President Cyril Ramaphosa has announced a three-week lock-down with severe restrictions on travel and movement. To assist businesses during this difficult time, the Department of Small Business Development has launched a debt relief fund to help mitigate the impact of the economic shutdown caused by the coronavirus on small, micro and medium enterprises (SMMEs).
The fund is aimed at providing relief on existing debts and repayments, said Small Business minister Khumbudzo Ntshavheni.
“For SMMEs to be eligible for assistance under the debt relief fund, the applicant must demonstrate the direct link of the impact or the potential impact of Covid-19 on business operations,” Ntshavheni said.
“This facility will also assist entities to acquire raw material, pay labour and operational costs. All these interventions will be structured to match the patterns of the SMMEs cash flows, as well as the extent of the impact suffered.”
To qualify for access to the fund, businesses will be required to register on the SMME South Africa platform here.
Some of the details which companies are required to share include:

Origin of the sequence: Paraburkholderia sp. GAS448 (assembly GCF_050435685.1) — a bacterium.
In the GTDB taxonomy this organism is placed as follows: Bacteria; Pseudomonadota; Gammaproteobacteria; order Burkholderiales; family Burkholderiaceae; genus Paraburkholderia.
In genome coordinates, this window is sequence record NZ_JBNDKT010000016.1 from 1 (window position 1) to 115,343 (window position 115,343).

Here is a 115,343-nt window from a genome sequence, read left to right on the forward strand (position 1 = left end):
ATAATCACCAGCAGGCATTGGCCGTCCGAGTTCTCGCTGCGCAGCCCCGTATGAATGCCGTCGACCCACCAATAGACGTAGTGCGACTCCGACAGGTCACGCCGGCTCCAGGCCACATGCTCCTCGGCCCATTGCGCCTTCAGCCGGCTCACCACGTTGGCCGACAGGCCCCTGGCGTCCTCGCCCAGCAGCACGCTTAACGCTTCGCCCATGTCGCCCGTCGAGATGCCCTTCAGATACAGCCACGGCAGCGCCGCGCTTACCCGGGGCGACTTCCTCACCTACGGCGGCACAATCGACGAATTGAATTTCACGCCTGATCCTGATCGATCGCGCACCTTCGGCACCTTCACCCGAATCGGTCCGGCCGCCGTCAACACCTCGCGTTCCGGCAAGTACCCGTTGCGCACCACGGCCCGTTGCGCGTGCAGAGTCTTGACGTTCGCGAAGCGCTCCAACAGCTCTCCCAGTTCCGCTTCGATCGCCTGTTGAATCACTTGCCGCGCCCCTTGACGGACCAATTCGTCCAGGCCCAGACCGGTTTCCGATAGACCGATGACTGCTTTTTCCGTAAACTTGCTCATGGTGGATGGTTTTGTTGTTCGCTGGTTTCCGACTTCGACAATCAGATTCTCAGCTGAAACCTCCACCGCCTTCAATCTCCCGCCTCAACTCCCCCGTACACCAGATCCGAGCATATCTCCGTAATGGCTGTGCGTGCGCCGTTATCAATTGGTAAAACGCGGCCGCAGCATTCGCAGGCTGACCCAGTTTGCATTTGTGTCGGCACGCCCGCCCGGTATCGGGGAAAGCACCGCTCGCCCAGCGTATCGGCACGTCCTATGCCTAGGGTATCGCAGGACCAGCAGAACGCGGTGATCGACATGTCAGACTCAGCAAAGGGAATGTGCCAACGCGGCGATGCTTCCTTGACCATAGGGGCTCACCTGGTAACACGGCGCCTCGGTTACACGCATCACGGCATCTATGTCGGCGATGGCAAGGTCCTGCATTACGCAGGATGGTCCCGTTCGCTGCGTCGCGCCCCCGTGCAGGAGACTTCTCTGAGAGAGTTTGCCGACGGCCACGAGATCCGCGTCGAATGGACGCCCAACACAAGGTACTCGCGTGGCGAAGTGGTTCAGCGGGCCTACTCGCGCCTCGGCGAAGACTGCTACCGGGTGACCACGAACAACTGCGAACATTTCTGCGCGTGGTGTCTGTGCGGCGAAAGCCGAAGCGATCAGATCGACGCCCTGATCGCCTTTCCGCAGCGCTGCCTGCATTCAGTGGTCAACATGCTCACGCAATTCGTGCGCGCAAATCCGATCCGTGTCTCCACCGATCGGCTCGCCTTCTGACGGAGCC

- Annual turnover;
- Shareholders (including current BEE standing);
- Number of employees;
- Employee demographics;
In future, the database will also be used to apply for both financial and non-financial support, access information about business opportunities, and access market opportunities, Ntshavheni said.
Alongside the new fund, Ntshavheni said her department will also launch a ‘Business Growth/Resilience facility’ which has been specifically created to enable continued participation of SMMEs in supply value-chains – particularly those which manufacture or supply items which are in demand due to the pandemic.
This facility will offer working capital, stock, bridging finance, order finance and equipment finance, and the amount required will be based on the funding needs of the business, Ntshavheni said.
President Ramaphosa said the government will put measures in place to assist local businesses which will be negatively affected by the restrictions implemented during the lockdown.
Money will be spent to save lives and to help businesses survive, and Ramaphosa noted that the Rupert and Oppenheimer families have each donated R1 billion to the cause.
“We call on large business in particular to take care of their employees,” the president said.
R200 million will also be made available to small and medium businesses in the tourism sector who have been hit hard by travel restrictions, he said.